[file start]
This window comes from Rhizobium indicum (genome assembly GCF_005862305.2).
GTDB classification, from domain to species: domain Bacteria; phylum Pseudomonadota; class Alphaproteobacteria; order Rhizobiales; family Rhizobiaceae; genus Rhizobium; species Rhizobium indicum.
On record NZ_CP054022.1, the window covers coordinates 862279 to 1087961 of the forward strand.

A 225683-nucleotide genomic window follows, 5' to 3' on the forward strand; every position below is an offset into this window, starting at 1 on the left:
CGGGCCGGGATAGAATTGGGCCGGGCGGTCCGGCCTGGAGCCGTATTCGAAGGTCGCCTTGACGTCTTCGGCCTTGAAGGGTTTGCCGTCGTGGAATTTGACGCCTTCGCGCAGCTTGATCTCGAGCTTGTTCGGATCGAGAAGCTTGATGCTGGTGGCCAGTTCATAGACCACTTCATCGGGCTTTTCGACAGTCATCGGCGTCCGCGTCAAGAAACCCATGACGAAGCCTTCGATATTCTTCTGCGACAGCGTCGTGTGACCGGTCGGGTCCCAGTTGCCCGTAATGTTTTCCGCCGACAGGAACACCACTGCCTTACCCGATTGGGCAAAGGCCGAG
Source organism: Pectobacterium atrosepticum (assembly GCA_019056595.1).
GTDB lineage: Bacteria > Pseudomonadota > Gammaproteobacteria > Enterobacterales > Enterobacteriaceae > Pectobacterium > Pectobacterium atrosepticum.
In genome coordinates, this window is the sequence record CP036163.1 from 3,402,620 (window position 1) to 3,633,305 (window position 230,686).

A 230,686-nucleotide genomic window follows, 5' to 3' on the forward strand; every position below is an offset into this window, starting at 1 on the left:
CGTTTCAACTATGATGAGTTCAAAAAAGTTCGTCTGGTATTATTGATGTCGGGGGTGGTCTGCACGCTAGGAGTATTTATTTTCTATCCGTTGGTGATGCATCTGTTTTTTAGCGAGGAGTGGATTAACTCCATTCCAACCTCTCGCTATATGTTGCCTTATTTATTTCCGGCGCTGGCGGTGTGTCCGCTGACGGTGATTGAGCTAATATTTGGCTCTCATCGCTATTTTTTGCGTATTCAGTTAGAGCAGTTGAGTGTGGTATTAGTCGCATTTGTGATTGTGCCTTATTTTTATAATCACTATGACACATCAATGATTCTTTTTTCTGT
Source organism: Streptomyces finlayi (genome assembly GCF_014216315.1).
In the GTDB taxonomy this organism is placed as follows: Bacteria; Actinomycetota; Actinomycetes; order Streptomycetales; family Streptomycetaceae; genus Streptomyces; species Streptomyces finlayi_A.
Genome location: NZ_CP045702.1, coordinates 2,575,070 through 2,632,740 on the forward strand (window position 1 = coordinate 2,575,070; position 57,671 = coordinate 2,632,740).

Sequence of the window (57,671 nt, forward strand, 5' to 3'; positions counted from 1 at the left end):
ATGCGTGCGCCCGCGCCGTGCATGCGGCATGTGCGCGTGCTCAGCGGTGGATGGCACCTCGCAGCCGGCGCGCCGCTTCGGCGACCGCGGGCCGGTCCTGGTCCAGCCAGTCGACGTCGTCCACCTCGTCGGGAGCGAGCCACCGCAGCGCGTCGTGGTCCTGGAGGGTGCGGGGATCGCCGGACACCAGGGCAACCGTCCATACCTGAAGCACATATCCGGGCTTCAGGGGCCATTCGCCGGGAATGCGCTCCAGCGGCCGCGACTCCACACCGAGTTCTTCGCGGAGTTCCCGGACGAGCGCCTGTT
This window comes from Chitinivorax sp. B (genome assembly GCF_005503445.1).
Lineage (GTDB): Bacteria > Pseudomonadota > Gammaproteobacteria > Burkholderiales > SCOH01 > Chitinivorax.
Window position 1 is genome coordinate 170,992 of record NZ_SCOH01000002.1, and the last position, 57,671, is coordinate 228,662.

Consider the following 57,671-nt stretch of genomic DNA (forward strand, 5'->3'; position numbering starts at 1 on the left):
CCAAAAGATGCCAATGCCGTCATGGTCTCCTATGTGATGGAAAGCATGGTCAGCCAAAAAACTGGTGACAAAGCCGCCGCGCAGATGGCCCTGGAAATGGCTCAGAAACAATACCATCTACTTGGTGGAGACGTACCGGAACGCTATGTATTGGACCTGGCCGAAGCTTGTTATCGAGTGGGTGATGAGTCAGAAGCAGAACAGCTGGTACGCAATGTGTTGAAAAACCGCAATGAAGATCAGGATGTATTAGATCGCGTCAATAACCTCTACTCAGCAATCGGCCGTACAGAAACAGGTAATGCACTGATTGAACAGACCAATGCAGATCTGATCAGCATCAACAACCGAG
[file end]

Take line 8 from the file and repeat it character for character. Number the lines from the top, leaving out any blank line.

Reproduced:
In genome coordinates, this window is the sequence record CP036163.1 from 3,402,620 (window position 1) to 3,633,305 (window position 230,686).